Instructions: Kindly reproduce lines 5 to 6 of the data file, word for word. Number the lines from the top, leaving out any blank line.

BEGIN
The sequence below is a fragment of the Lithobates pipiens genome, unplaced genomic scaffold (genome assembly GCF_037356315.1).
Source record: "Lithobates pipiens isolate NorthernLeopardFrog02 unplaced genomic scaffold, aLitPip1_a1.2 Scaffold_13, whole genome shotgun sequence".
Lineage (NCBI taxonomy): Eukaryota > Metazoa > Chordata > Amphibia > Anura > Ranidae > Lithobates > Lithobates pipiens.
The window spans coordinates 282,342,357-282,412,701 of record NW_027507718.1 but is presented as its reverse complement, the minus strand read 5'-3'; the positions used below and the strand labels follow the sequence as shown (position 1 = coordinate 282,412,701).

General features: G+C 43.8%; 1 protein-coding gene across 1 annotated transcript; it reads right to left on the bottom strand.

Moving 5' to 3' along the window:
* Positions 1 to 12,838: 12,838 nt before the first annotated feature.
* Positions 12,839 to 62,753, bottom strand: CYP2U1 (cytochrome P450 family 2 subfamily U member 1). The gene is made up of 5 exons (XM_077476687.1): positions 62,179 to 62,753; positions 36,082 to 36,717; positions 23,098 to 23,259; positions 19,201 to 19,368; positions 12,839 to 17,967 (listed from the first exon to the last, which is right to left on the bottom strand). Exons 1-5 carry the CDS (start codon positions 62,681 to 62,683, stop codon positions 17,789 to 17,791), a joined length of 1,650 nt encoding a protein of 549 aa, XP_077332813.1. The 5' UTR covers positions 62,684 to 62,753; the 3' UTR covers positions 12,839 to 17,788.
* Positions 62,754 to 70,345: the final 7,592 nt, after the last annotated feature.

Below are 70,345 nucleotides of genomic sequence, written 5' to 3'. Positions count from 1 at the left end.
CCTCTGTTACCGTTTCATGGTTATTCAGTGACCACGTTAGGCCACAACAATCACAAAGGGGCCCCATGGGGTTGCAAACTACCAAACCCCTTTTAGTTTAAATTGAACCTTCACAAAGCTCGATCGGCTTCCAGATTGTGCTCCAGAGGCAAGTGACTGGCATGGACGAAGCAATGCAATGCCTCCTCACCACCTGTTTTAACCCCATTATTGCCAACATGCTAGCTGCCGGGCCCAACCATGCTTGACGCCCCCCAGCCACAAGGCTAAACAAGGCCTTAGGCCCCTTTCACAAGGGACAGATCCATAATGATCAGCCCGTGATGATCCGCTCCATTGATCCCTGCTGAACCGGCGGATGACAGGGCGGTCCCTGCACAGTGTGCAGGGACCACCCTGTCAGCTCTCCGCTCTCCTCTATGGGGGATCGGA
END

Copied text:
General features: G+C 43.8%; 1 protein-coding gene across 1 annotated transcript; it reads right to left on the bottom strand.

Moving 5' to 3' along the window: